The Indian diaspora worldwide is struggling to maintain the continuity of their cultural traditions and rituals and kolam today is practised to a limited extent within the daily lives of these Indian communities (Ghosh 2011; Johnson 2005). Urbanisation, economic development, and changes in social structures especially with women having entered the workforce have adversely affected attitudes towards traditional kolam-making, as has globalisation and migration. Limited drawing skills, lack of time and space, and low motivation jeopardise the survival of kolam in its traditional form (Balamani 2015; Jagadisan 2018; Laine 2009; Rahbarnia and Chadha 2015; SenGupta and Deb 2015). 


Plants in Kolam and Rangoli

Real plants and plant motifs are widely used across all floor art practices in India, with kolam being no exception. The pookalam, a specific type of kolam, is made entirely with real plants arranged circularly on the ground forming a welcoming floral mat. Pookalams are a part of cultural rituals in the southern state of Kerala, in which traditionally some plants came from the Dashapushpam, a group of ten auspicious plants considered sacred due to their curative properties (Uthaman and Nair 2017). The bright yellow flowers of the mukutti or little tree plant that is popularly used has medicinal value – by searching for this plant to use in the pookalam, people end up engaging with it as part of this ritual. Thus, while the decorative qualities of plants may appear to give rituals an aesthetic dimension, ritual acts bring therapeutic plants into peoples’ lives (Sachdev 2019).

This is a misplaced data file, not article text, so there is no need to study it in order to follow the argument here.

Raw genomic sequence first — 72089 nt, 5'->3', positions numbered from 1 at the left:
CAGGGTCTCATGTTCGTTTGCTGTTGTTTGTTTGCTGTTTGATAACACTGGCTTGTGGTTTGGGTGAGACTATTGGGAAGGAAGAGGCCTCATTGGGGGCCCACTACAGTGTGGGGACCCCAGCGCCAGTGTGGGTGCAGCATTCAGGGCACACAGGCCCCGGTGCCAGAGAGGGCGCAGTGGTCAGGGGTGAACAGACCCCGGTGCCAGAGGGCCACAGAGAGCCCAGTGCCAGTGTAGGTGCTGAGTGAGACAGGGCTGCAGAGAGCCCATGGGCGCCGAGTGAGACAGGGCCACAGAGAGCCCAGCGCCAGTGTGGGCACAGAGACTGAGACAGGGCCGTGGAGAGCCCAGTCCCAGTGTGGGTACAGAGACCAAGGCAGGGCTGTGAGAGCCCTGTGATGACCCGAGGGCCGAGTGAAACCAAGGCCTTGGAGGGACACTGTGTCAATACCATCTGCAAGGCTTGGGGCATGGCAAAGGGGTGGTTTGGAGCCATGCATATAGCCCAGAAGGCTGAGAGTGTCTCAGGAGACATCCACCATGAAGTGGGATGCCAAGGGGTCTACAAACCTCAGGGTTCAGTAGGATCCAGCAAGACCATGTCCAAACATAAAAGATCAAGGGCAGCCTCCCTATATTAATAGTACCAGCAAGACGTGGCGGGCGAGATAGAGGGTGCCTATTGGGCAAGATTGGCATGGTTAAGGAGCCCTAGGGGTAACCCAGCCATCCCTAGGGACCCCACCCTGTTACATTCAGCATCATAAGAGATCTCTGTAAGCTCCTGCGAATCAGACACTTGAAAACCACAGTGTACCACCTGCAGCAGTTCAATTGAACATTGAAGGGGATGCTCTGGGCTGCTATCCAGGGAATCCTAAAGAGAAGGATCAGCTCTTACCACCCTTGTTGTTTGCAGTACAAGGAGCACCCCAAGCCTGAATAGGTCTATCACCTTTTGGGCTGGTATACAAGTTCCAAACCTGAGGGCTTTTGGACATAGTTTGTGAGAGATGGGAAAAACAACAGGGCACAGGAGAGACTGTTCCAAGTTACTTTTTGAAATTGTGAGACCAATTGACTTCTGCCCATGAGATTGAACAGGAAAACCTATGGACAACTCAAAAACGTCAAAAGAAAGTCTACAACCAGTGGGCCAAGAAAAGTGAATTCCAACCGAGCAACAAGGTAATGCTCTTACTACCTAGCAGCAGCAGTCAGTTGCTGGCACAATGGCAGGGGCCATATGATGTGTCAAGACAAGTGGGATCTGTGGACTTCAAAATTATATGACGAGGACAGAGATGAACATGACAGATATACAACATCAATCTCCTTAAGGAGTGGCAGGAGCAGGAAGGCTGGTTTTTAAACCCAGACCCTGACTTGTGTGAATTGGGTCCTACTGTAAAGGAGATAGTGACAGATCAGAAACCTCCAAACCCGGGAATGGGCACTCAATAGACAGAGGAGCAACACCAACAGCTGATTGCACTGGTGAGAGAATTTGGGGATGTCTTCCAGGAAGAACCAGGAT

Many Hindu rituals are replete with plants within which they play a significant role for various reasons, therapeutic as well as symbolic, mythical or ecological. In kolam for example, and in other floor art as well, different explanations prevail for the use of rice. The qualities of powdered rice have been compared with both the Hindu and the Buddhist philosophical concept of impermanence and change as being a part of one’s life – fine particles give rice powder the characteristic of ephemerality when they are dusted or blown away. The grain is also easily available all over India, is cheap and affordable, and is central to harvest festivals in several parts of the country (Ramaswami 1938; Kilambi 1985). Kolam patterns are usually washed off every morning, after which a new pattern is created, and the materials reflect the inherently fleeting nature of this ritual art (Laine 2009). According to a popular religious myth, the Hindu Goddess Lakshmi dwells in grains of rice, thereby making it an auspicious material. In another interpretation, since rice can be eaten by insects and birds, its use in floor art aligns with the idea of anna-dana, a Hindu religious ideal that refers to the sharing of food.